Recently there has been some movement in the market of wearable devices. While this market had a fast growth, today there are some players who switch gears. Nike Fuel armband most probably will be discontinued over the next months. LarkLife was discontinued after a few months of its existence. Fitbit Force had a recall in the marktet because of rash induction. Rumors say that activity trackers will be more and more implemented in the smartphones. As wearable activity trackers are hard, usually they don’t have a screen where you can see your results immediately, there is always the synchronisation that has to take place. And apart from that, practise shows that after a 6 month period or earlier, the tracking devices are going into a drawer somewhere unused. I have some in mine as well.
I still use Runkeeper for my physical activity and BodyMedia for my sleep and activity tracking. Even though my data is more or less the same all the time, I just like to have that data now, it is an extra confirmation. Using Runkeeper as an extra app on the iPhone is mainly because of the data has a different presentation and there is also the availability of music that motivates me to run and do Tai Chi during my excercise. In addition I use Lift to keep track of my frequency on the excersise habit. I like Lift as a frequency tracker to see the difference in seasons and time availability. Something I need to pay attention to. So I tend towards mobile apps as well, although mobile apps can’t solve everything. In different areas we will still need wearables too, but maybe in different ways.
All in all if I reflect on my change in lifestyle I started in October 2012, the technology use was one aspect and made me curious on my results, but more importantly it is that 30 minutes in nature, in the calm, that makes me feel my day starts differently and I feel more happy during that day, that makes me continue doing this. The feel good aspects about doing the activity is the major trigger in continuing this! Technology is just a small aspect in the whole picture, to make it more complete.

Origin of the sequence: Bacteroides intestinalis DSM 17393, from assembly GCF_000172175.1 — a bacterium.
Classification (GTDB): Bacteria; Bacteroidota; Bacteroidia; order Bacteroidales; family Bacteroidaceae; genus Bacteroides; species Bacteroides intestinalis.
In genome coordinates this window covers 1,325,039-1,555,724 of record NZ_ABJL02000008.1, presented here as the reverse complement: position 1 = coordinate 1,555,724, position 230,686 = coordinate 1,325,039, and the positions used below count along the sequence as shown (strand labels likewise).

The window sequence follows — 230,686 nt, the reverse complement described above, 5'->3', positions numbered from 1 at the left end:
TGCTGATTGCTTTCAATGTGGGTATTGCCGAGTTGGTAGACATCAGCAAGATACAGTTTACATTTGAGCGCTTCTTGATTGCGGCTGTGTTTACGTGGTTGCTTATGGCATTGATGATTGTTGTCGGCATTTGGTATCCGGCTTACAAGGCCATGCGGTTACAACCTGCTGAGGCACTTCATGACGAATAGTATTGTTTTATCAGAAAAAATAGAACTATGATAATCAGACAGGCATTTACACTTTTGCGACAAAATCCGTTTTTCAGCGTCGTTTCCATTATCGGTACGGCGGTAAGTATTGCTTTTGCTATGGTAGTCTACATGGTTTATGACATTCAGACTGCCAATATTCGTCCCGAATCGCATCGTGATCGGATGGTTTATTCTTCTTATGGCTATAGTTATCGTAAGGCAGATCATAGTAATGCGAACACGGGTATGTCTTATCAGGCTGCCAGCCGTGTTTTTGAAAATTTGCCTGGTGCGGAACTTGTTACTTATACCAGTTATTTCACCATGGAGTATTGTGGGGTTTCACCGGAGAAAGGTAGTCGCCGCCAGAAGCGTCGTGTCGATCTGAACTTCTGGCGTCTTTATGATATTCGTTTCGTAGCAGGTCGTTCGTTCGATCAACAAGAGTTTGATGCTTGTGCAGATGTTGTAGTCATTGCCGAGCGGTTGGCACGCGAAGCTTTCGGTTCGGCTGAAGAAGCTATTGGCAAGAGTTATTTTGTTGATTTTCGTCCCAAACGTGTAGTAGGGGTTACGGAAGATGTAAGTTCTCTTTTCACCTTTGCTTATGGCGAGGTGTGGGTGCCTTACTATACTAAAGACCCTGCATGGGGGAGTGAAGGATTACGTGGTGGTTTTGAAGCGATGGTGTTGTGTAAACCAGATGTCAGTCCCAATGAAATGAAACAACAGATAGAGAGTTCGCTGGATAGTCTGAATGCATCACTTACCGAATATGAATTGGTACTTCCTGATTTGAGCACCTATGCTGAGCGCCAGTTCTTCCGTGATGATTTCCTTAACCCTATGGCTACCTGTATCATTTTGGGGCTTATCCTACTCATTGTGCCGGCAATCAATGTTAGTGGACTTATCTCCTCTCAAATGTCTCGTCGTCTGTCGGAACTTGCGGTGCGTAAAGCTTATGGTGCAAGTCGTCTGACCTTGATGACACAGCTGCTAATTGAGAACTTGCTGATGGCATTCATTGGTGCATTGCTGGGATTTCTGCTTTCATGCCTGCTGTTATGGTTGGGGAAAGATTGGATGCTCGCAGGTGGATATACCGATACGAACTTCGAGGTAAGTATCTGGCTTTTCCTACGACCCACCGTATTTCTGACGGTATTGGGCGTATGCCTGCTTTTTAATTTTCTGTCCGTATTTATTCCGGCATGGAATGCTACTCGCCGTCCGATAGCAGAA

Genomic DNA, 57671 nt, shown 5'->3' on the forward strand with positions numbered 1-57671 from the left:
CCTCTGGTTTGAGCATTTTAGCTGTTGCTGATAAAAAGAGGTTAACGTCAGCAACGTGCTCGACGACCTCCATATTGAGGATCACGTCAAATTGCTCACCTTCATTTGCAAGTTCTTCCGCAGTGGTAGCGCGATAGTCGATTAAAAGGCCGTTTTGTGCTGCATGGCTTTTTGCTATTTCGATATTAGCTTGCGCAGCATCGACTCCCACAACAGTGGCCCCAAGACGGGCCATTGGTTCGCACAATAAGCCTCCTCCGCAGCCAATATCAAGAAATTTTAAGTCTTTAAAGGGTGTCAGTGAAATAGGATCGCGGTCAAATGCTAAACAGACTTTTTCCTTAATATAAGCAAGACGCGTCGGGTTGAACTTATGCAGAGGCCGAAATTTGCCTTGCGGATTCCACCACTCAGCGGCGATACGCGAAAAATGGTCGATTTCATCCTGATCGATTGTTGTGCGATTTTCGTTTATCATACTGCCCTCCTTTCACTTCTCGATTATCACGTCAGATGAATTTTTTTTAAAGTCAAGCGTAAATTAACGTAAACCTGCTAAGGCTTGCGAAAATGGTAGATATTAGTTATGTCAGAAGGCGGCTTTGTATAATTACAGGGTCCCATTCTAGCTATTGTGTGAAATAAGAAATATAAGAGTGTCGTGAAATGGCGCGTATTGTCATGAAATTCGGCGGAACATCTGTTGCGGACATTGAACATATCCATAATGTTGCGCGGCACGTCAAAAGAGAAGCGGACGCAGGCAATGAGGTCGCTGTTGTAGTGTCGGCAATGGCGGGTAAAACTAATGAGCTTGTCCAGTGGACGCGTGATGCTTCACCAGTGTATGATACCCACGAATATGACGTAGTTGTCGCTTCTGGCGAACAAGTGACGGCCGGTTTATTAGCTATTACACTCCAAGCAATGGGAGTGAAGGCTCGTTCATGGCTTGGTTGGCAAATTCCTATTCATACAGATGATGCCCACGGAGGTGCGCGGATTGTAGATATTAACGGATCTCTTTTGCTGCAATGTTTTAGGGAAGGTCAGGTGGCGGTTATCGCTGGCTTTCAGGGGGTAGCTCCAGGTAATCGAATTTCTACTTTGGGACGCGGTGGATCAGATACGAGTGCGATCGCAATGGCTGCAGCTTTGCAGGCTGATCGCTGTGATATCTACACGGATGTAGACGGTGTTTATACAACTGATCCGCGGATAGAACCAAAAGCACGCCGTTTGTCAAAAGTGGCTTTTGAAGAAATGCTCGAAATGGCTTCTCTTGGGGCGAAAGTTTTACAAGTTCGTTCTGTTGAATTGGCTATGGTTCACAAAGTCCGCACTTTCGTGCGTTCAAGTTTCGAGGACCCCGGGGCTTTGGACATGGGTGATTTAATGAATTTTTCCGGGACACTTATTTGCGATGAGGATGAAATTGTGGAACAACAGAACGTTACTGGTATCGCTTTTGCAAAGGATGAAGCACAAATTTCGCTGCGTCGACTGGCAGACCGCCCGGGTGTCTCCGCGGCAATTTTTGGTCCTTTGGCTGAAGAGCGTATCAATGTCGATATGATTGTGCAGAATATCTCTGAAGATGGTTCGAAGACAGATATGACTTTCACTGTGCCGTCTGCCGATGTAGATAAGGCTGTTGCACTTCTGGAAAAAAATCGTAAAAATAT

I found the perfect spot to practise the activity, it is easy and accessible. And it fits in my planning (time availability) or I make it fit in my planning 🙂 .
I think this never happened before! When I woke up I did’t had the feeling that my sleepscore would be so high, although I felt I fell in a coma from the moment my head hit the pillow last night. I was really relaxed yesterday, especially in the evening. First I went to the hairdresser, and the guy who washes your hair, is really good in head massages, it is a real pleasure to feel his hands on your head, really smooth, no words for it really. After that went to the market to buy some good food, and then had a complete body massage. Getting rid off all the stress that I had in June and July and went home. Cooked watch some tele and went to bed around 11.00. I guess it was a nice day and spoiled my brain and body. Resulting in a 97 % sleep effeciency, just awesome!
My sleep effeciency rose by 6% to an 88% in August compared to June – July period. Although I haven’t slept more hours, but the quality was better. So what was so different in these months? Basically in June there were the exams for my Master to deal with. On top of that my mom had to be taking to the hospital and a few weeks after that went to a senior home. Alzheimer took over her life. So a lot on my mind. But maybe this is not all, because during these years I’m measuring my sleep my average is around 80-82 %. So these events I had in June- July did not had that big influence on my sleep, still I feel much calmer and naturally tired in the evening. Im curious how I will do in September – October when things get more busy again.